Films and books urge us to think that there will come certain moments in our lives when, if we can make some grand, once-in-a-lifetime gesture of relinquishment, or of standing up for a certain principle—if we can throw in our job and head off, leave the safe life with a woman that we do not love and, as it were, come out—then we will be liberated, free.
Moments—crises—like these are crucial to the cinema or theatre where psychological turmoil has to be externalized and compressed. Dramatically speaking what happens after moments such as these is unimportant even though the drama continues afterwards, with the consequences of these sudden lurches beyond the quotidian.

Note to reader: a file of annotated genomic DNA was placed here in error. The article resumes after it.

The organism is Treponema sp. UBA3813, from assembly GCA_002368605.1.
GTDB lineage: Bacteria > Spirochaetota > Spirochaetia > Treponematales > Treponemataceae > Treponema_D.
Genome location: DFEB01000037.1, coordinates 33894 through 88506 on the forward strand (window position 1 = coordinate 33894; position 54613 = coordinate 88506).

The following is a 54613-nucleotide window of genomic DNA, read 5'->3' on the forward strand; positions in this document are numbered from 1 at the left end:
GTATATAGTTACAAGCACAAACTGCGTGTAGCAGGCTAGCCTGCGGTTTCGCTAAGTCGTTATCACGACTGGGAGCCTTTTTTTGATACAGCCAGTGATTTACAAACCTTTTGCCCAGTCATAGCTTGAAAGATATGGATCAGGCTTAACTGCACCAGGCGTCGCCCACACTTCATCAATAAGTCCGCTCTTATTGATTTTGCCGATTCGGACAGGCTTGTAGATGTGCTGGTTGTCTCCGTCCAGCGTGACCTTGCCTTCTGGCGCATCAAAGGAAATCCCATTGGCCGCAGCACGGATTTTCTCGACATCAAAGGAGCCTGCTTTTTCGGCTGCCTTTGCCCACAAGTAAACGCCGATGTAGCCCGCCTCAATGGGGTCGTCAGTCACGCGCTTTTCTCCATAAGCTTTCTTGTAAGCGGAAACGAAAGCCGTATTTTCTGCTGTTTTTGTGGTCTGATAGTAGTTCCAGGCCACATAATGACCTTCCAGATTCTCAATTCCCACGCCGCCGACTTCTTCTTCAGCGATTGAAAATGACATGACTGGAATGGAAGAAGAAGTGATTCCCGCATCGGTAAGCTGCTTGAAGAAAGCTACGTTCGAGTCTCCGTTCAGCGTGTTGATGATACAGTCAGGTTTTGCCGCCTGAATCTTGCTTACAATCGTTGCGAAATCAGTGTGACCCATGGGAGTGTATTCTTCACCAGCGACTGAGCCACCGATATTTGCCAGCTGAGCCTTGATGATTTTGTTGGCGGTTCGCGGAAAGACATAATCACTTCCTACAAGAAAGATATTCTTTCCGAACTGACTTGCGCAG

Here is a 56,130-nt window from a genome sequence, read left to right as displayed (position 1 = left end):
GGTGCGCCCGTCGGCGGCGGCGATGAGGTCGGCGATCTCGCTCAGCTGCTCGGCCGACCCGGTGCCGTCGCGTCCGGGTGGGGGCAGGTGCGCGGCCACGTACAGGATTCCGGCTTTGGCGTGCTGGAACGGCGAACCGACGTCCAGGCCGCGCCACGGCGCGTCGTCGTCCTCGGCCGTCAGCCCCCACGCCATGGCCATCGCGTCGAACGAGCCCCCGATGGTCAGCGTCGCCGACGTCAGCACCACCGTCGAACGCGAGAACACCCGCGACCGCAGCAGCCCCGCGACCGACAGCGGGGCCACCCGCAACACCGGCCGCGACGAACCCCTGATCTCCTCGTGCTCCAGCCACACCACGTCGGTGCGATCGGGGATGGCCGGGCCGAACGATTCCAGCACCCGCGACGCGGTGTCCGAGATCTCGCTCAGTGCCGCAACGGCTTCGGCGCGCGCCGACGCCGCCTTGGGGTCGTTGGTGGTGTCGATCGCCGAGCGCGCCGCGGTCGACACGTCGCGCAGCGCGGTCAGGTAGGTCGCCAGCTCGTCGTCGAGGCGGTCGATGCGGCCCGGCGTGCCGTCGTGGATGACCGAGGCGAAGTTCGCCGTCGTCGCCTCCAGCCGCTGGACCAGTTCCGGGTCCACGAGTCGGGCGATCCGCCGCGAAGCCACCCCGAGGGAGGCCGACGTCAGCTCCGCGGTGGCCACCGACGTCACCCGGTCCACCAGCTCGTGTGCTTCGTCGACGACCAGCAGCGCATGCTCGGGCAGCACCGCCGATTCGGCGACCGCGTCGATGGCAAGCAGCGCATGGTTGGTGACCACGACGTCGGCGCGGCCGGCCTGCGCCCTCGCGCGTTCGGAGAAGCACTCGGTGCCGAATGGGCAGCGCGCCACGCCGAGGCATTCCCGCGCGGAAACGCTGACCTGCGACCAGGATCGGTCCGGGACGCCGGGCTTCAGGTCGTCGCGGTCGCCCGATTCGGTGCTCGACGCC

Up until then the question is what are you freeing yourself from; the real question, however, as Nietzsche points out… is free for what?
—Geoff Dyer, Out of Sheer Rage